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Private Rented Minimum Energy Efficiency Standards

Don't Wait to Insulate

Private Sector Tenants Right to Request Consent to Energy Efficiency Improvements.

From 1st April 2016 private sector tenants will be able to request consent from their landlords to carry out energy efficiency improvements to privately rented properties. The landlord will not be able to unreasonably refuse consent.

It is the responsibility of the tenants to ensure that the works are funded and the intention is that no upfront costs should fall on the landlord, unless the landlord agrees to contribute.

There are separate regulations requiring properties to be brought up to an E rating on an Energy Performance Certificate (EPC) which are effective from the 1st April 2018.

When can a tenant request consent to energy efficiency improvements?

The regulations apply to the domestic private rented sector in England and Wales.

This means:

  • Properties let under an assured tenancy or a tenancy or shorthold which is a regulated tenancy for the purposes of the Rent Act 1977.
  • Properties let (a) on a tenancy which is an assured agricultural occupancy (b) on a protected tenancy within the meaning given in the Rent (Agricultural) Act 1976, or (c) on a statutory tenancy within the meaning of the Act.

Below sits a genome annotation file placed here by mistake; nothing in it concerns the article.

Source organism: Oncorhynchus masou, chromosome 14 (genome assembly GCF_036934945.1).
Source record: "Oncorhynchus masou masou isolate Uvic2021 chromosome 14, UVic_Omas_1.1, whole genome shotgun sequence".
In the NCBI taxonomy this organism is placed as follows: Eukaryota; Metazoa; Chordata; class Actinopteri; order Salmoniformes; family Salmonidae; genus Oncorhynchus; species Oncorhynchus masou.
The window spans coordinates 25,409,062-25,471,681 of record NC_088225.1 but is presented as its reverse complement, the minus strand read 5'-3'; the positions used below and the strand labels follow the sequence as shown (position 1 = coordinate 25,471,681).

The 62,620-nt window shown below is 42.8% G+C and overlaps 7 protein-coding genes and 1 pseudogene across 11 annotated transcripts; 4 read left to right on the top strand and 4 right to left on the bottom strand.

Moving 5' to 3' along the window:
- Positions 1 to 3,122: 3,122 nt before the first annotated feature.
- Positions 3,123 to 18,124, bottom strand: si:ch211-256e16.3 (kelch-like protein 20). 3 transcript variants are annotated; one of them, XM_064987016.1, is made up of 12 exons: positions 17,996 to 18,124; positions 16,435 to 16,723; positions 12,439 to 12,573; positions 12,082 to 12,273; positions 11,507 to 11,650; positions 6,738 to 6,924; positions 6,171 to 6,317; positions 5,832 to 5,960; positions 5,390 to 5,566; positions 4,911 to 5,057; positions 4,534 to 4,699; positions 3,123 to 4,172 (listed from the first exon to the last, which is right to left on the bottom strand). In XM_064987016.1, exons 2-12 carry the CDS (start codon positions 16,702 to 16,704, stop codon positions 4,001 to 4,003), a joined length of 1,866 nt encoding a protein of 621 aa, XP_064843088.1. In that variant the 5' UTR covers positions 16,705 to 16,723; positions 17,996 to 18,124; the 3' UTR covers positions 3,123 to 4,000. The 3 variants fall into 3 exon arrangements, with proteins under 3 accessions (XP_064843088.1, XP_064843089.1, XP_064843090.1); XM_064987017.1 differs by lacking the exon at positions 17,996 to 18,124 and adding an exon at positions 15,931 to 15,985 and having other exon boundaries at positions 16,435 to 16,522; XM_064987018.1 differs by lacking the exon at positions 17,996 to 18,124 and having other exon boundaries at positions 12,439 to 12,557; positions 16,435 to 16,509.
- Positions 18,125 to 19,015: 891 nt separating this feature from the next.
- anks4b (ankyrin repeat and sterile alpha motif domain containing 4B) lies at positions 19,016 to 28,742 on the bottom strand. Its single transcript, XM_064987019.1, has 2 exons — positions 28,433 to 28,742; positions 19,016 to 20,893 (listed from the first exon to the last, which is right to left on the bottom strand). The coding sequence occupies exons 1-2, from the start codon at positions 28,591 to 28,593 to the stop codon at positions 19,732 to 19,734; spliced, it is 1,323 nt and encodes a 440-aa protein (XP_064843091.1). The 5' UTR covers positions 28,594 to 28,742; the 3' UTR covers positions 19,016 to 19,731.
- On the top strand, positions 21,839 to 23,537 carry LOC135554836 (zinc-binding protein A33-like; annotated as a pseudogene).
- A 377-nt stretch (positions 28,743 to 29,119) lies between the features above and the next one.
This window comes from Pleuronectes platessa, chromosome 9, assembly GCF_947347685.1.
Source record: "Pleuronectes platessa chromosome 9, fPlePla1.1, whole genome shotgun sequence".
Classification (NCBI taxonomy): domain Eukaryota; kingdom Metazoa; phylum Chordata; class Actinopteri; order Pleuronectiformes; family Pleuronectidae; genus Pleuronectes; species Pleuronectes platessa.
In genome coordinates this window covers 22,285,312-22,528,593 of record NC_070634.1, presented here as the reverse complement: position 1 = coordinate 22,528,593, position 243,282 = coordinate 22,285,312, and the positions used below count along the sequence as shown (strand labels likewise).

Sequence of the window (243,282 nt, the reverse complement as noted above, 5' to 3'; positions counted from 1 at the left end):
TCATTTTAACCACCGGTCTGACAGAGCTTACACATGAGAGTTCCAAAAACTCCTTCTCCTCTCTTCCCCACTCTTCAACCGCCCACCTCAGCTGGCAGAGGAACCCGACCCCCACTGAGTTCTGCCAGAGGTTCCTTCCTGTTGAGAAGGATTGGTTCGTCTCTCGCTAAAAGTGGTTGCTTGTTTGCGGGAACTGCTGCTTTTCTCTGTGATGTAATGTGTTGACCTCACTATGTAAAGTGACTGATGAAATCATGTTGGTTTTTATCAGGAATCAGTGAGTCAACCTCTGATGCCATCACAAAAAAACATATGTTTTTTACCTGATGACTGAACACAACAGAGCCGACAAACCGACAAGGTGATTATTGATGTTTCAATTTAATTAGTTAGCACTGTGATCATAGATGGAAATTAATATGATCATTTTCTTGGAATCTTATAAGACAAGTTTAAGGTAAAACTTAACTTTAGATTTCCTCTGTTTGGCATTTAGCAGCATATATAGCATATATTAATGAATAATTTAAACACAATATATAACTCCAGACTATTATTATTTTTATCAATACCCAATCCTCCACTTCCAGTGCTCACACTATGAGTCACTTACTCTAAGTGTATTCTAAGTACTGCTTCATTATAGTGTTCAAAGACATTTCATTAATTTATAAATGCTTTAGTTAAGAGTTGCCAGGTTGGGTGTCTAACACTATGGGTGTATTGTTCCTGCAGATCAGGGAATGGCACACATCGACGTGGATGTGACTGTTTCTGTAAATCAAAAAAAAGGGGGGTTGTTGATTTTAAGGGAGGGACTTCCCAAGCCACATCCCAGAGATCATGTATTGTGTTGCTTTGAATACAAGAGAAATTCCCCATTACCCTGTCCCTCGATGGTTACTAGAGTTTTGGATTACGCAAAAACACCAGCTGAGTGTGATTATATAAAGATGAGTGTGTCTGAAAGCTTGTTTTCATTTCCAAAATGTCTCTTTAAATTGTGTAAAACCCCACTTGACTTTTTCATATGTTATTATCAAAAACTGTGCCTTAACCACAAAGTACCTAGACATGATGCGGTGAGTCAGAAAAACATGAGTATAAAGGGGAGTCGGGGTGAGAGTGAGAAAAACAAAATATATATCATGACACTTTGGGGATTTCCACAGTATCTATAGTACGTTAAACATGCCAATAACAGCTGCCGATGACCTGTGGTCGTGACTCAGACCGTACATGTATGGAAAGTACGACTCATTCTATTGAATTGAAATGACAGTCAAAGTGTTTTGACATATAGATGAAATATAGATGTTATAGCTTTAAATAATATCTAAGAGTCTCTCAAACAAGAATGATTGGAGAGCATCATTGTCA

Any property within the definition of a domestic privately rented property is within the scope of the tenant's rights regulations, regardless of whether the property has an EPC at the time of the tenant making a request.

However, where a building would not be within the scope of the EPC regulations, a landlord would not be required to provide consent to improvements. Such situations include where the building has the required and evidenced permissions for demolition; or where the building is a temporary structure with an evidenced and planned time of use of two years or less.

Improvements covered

This means any energy efficiency improvement which qualifies for the Green Deal and it also extends to installing a gas supply in an off gas property where the mains are within 23 metres from the property.

Nature of the request

The request is for the landlord to give consent to the carrying out of specified works. This extends not just to the immediate landlord but also, in the case of leasehold properties, to a superior landlord as well as the freeholder. Consent must not be unreasonably refused by any of them. Consent is widely defined so that it is not just for permission under the terms of a tenancy agreement, e.g. a consent to alterations clause, but it can extend to asking for a right to carry out work, e.g. work outside the boundaries of the property which is let. This is particularly important in the case of a block of flats.

Click here to view the tenants request process

Your Private Rented Minimum Energy Efficiency Standards Questions Answered

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